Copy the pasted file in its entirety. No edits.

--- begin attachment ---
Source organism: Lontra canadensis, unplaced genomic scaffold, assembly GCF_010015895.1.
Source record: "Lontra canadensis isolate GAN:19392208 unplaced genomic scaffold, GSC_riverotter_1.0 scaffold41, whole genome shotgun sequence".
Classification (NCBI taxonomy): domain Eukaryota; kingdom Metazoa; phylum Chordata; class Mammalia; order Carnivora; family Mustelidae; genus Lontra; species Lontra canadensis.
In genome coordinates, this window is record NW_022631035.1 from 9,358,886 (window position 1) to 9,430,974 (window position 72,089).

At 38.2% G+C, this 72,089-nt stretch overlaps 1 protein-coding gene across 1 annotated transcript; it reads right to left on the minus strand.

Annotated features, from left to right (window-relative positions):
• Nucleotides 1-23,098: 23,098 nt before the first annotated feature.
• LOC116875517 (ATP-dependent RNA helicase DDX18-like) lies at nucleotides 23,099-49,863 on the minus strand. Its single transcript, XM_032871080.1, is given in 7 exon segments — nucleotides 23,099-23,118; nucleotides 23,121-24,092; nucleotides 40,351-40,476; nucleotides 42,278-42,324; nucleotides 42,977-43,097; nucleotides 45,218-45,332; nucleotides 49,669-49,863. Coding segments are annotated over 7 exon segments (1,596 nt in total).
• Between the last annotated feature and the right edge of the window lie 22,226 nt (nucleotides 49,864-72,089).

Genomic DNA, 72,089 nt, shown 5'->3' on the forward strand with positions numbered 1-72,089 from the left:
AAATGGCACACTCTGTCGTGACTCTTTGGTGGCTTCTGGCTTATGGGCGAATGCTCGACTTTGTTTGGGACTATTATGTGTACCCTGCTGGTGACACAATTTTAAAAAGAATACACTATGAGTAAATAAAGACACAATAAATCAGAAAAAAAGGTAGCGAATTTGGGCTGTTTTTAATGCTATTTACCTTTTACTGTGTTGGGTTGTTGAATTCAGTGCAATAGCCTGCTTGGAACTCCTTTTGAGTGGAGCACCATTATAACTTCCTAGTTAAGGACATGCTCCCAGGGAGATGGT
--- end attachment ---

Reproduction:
Source organism: Lontra canadensis, unplaced genomic scaffold, assembly GCF_010015895.1.
Source record: "Lontra canadensis isolate GAN:19392208 unplaced genomic scaffold, GSC_riverotter_1.0 scaffold41, whole genome shotgun sequence".
Classification (NCBI taxonomy): domain Eukaryota; kingdom Metazoa; phylum Chordata; class Mammalia; order Carnivora; family Mustelidae; genus Lontra; species Lontra canadensis.
In genome coordinates, this window is record NW_022631035.1 from 9,358,886 (window position 1) to 9,430,974 (window position 72,089).

At 38.2% G+C, this 72,089-nt stretch overlaps 1 protein-coding gene across 1 annotated transcript; it reads right to left on the minus strand.

Annotated features, from left to right (window-relative positions):
• Nucleotides 1-23,098: 23,098 nt before the first annotated feature.
• LOC116875517 (ATP-dependent RNA helicase DDX18-like) lies at nucleotides 23,099-49,863 on the minus strand. Its single transcript, XM_032871080.1, is given in 7 exon segments — nucleotides 23,099-23,118; nucleotides 23,121-24,092; nucleotides 40,351-40,476; nucleotides 42,278-42,324; nucleotides 42,977-43,097; nucleotides 45,218-45,332; nucleotides 49,669-49,863. Coding segments are annotated over 7 exon segments (1,596 nt in total).
• Between the last annotated feature and the right edge of the window lie 22,226 nt (nucleotides 49,864-72,089).

Genomic DNA, 72,089 nt, shown 5'->3' on the forward strand with positions numbered 1-72,089 from the left:
AAATGGCACACTCTGTCGTGACTCTTTGGTGGCTTCTGGCTTATGGGCGAATGCTCGACTTTGTTTGGGACTATTATGTGTACCCTGCTGGTGACACAATTTTAAAAAGAATACACTATGAGTAAATAAAGACACAATAAATCAGAAAAAAAGGTAGCGAATTTGGGCTGTTTTTAATGCTATTTACCTTTTACTGTGTTGGGTTGTTGAATTCAGTGCAATAGCCTGCTTGGAACTCCTTTTGAGTGGAGCACCATTATAACTTCCTAGTTAAGGACATGCTCCCAGGGAGATGGT